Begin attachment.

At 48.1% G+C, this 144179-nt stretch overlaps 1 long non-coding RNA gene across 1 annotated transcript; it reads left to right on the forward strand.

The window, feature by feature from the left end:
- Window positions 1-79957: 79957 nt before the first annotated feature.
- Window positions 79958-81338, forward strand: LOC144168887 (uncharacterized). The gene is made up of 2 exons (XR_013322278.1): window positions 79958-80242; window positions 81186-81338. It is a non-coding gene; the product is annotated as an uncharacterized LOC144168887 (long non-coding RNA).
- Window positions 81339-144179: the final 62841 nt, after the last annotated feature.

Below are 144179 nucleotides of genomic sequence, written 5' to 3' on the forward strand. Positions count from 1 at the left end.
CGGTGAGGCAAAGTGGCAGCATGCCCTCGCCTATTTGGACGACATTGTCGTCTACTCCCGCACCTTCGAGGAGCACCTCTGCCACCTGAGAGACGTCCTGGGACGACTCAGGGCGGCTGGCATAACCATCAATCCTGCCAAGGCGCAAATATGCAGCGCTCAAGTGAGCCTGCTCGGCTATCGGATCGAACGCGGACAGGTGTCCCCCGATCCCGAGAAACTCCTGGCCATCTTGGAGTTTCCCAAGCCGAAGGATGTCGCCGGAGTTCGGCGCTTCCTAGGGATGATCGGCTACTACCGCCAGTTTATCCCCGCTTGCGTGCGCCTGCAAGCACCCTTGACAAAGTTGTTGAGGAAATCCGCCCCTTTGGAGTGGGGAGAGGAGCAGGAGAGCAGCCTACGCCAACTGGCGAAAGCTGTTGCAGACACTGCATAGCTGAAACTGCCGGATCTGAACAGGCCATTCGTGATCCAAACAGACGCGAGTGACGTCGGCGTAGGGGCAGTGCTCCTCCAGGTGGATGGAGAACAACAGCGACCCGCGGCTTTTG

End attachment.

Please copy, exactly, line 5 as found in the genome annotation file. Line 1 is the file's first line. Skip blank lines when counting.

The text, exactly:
- Window positions 81339-144179: the final 62841 nt, after the last annotated feature.